a psychological plus

By borrowing the money now, JCP is in a sense buying itself an insurance policy on the psychological/confidence front by establishing several things:

— it now has enough cash to be able to weather two more ugly years like 2012, rather than one.  This gives it much more breathing room to negotiate any asset disposals, to say nothing of getting customers back into the stores.

–it has lessened the possibility that its banks will withdraw or reduce the credit line if sales continue to deteriorate.  After all, they now have their $850 million that’s in JCP’s hands to protect.

–it demonstrates to suppliers that the company has ample cash to pay for merchandise.  JCP will likely get better payment terms with the money on the balance sheet than without it, although it’s not clear to me that payables still won’t shrink this year.   More important, in my view, is that suppliers won’t restrict either the quantity or selection of merchandise they deliver to JCP for fear they won’t be paid.

–it avoids the negative publicity (see my 2011 post on Eastman Kodak) that would likely have been generated were JCP to wait until it genuinely needed the funds, or until its banks might be getting cold feet.

so far, so good

So far, Wall Street is taking the move in stride.  The stock showed no adverse effect from the announcement.  And in pre-market trading today, it’s up.

a falling gold price–what does it mean?

Back in the day, I was, among other things, a gold mining analyst.  That period left me with an enduring fascination, not about the yellow metal itself, but about gold “bugs”–the people who are obsessed with gold and who buy it as an “investment.”  I have the same complex mixture of feelings about gold bugs that I have about survivalists, Civil War reenactors, model railroad buffs and people from Brooklyn.  It’s not exactly “There but for the grace of God…”, but that’s the general direction.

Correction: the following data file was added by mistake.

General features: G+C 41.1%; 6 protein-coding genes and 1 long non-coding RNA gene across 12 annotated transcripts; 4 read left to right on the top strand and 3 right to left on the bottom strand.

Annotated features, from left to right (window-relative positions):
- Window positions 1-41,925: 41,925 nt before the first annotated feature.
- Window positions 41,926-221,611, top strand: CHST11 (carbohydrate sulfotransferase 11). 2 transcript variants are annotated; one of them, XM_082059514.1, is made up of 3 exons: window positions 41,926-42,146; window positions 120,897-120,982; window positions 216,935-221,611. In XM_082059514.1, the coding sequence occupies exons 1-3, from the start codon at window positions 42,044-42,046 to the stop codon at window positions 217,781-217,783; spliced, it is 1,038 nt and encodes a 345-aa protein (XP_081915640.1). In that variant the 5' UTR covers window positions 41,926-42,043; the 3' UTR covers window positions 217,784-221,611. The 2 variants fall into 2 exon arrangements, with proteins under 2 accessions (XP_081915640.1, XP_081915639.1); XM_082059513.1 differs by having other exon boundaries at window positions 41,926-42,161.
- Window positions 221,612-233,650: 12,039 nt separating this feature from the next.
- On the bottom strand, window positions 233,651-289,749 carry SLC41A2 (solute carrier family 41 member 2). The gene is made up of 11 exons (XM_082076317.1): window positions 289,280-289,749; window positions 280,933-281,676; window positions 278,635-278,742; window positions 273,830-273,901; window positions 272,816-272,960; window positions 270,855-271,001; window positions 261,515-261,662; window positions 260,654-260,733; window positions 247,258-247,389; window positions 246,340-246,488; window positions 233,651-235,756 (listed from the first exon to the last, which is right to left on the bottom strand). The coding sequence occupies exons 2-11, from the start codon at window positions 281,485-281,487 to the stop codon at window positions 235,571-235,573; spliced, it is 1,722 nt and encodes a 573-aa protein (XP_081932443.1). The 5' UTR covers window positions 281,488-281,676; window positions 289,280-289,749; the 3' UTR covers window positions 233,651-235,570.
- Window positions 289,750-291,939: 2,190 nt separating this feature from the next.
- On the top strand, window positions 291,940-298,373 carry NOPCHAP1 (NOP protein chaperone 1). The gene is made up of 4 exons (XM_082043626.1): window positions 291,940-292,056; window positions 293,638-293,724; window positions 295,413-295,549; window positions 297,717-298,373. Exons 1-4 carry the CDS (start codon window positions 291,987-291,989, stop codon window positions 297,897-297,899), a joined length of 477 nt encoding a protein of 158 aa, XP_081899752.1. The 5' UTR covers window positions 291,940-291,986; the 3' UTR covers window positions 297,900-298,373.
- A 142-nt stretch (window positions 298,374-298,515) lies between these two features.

I really don’t get gold as an investment.  Yes, it’s shiny and there may actually be gnomes in Zurich.  Until the mid-1970s, gold did serve as a kind of money worldwide.  But no longer.  One exception:  developing economies where either there are no banks for businesses to use, or where people don’t want/trust banks to know about their finances.

Contrary to what I think is popular belief in the US, virtually all the demand for gold comes from the developing world.  The US accounts for 5% of purchases, the EU 10%.  Japan is a non-factor.  Last year, as usual, India was the #1 buyer of gold, at 28% of the total.  Greater China took 25%.

Before the Great Recession, the large bulk, maybe 3/4th, of the world’s demand for gold was for jewelry (although much of this did double duty as chuk kam 99.9% gold trinkets). 10% was for technology or dentistry.  The rest was gold bars and coins bought as an “investment.”  The bulk of that demand was supplied by mine production, with the rest coming from recycling and steady selling by central banks in developed countries.

The GR changed that pattern, in two ways.  Demand for gold bars and coins more than tripled.  Central banks in the developed world stopped selling, while their counterparts in emerging economies began to buy gold like there was no tomorrow.  Between 2009 and 2011–which appears to have been the peak of this activity–the gold price doubled in US$.

Gold ETFs?  They peaked in 2009 at about 17% of world gold demand.  By 2011 they had shrunk to 4%.

What’s happening now?

The gold price has been slowly declining for two years, without attracting much attention, as panicky buying by gold bugs has waned.

What’s new is India.  The biggest drain on India’s growing trade imbalance is its citizens’ continuing demand for gold–both for jewelry and because the country’s banks don’t work.  New Delhi has decided to deal with the steady flow of cash out of the country by taxing gold imports.  At least to some degree, this will put the metal’s chief buyer on the sidelines.  That won’t stop mines from churning out the stuff, however, until/unless the gold price drops below their cash cost of production.  That’s a looong way down.

Elsewhere, “investment” demand appears to be waning.  Less significant in the short term, Chinese tastes seem to be slowly shifting away from chuk kam to fashion or statement jewelry with lower gold content.  And, of course, more dentists are using ceramic teeth and PC demand is slowing.

In other words, the supply/demand picture for gold is looking less favorable for prices.  The price decline has nothing to do with inflation fears in the US or EU subsiding, or renewed faith that either area is suddenly on a sounder economic footing.

parity party on the calendar–the yen and the penny?